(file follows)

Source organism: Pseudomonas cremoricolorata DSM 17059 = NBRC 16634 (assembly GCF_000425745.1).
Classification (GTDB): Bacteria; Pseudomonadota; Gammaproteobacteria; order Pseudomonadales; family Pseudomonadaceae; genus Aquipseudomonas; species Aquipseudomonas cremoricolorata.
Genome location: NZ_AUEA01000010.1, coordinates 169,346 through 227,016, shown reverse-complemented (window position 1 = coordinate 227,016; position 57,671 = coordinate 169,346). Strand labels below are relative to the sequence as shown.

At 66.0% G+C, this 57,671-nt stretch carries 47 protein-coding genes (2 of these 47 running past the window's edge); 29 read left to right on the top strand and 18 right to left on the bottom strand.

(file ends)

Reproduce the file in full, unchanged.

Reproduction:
Source organism: Pseudomonas cremoricolorata DSM 17059 = NBRC 16634 (assembly GCF_000425745.1).
Classification (GTDB): Bacteria; Pseudomonadota; Gammaproteobacteria; order Pseudomonadales; family Pseudomonadaceae; genus Aquipseudomonas; species Aquipseudomonas cremoricolorata.
Genome location: NZ_AUEA01000010.1, coordinates 169,346 through 227,016, shown reverse-complemented (window position 1 = coordinate 227,016; position 57,671 = coordinate 169,346). Strand labels below are relative to the sequence as shown.

At 66.0% G+C, this 57,671-nt stretch carries 47 protein-coding genes (2 of these 47 running past the window's edge); 29 read left to right on the top strand and 18 right to left on the bottom strand.